More service members are attending military-to-civilian transition classes than ever before, but thousands are still falling through gaps in the separation process and missing out on help needed to successfully start their lives as veterans, advocates and lawmakers warned on Wednesday.

Of particular concern are the large numbers of separating troops who are missing mandatory two-day transition classes. In a report released this week, officials from the Government Accountability Office found that the requirement was waived for more than half of all service members — and nearly one-fourth of those troops were considered at risk for transition problems.

That translated last year into nearly 11,000 military members — many of them enlisted — leaving the ranks without clear employment plans or a handle on what support resources are available.

In addition, about 70% of all troops are taking transition assistance classes less than a year before their planned separation, later than required program deadlines.

“A solid transition can set veterans up for success after service. Conversely, a failed transition could lead to devastating consequences like unemployment, homelessness, even suicide,” said Ryan Gallucci, executive director of the Veterans of Foreign Wars.

“It is long past time that we begin treating transition as a national security priority.”

More than 200,000 service members leave the military and enter civilian life annually. Past research has shown that the first year out of service is when veterans are most vulnerable to mental health issues and suicidal thoughts, especially if they struggle with finding new jobs and peer networks.

Despite the shortcomings detailed by outside advocates, federal officials are seeing signs of improvement in the overall transition efforts. Overall participation in Transition Assistance Program classes — which include both one-day seminars and longer sessions — reached record levels in fiscal 2022, up about 40% from the previous year.

In a rare joint hearing on Wednesday, members of the Senate Veterans’ Affairs Committee and Senate Armed Services Committee praised that progress but emphasized that more still needs to be done.

“By getting these conversations early on, we are setting our service members and military families up for success,” said Sen. Mark Kelly, D-Ariz, and a Navy veteran. “So I commend the Defense Department for significantly increasing participation. But I know that they can still do better.”

Veterans Affairs, Defense Department and Department of Labor officials all promised that work is already underway.

Acting Under Secretary of Defense for Personnel Ashish Vazirani said officials are working to put in place recommendations from the GAO to increase participation, to include increasing pressure on local commanders to make transition classes a priority.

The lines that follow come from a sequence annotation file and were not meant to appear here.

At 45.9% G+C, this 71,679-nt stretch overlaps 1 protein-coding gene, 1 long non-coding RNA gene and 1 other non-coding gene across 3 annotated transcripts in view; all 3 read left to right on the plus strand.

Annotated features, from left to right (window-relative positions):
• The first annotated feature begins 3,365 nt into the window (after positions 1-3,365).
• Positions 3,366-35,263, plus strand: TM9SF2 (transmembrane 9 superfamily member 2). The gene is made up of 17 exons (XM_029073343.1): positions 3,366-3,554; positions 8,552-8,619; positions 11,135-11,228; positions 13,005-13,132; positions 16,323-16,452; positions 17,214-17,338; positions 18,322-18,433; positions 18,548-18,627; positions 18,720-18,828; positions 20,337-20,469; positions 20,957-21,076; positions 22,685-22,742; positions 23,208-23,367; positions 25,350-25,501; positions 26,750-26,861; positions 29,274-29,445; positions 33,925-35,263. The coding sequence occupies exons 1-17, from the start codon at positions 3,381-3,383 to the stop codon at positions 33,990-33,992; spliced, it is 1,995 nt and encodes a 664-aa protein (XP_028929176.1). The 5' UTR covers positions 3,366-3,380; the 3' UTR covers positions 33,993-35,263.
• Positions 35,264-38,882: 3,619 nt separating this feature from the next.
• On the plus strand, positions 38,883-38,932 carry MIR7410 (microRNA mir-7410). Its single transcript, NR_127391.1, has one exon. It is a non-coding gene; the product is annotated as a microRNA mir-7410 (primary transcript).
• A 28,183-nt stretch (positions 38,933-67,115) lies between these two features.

The VA’s Under Secretary for Benefits Joshua Jacobs said his department has boosted outreach programs to new veterans in recent years, including the Solid Start program, which launched in 2019. That effort ensures three phone calls from VA staff to veterans in their first year out of the ranks to explain assistance resources and answer benefits questions.

Veterans groups told lawmakers that federal agencies have also improved communication with advocates in recent years, creating more connections for transitioning veterans. But they said that junior service members still are not familiar enough with the requirements and resources involved in the separation process.

Without improvements, they warned, future military recruiting and retention efforts will suffer.

“To sustain the force through times of war and peace, we must emphasize the importance of instilling confidence that military service will return successful citizens to society,” said Kevin O’Neil, employment and education policy associate at the American Legion.

Congress is considering several pieces of legislation which could boost military transition programs and require additional classes before individuals leave the military. But the fate of those measures is unclear, given unfinished budget work still looming over both chambers in the weeks ahead.

Leo covers Congress, Veterans Affairs and the White House for Military Times. He has covered Washington, D.C. since 2004, focusing on military personnel and veterans policies. His work has earned numerous honors, including a 2009 Polk award, a 2010 National Headliner Award, the IAVA Leadership in Journalism award and the VFW News Media award.

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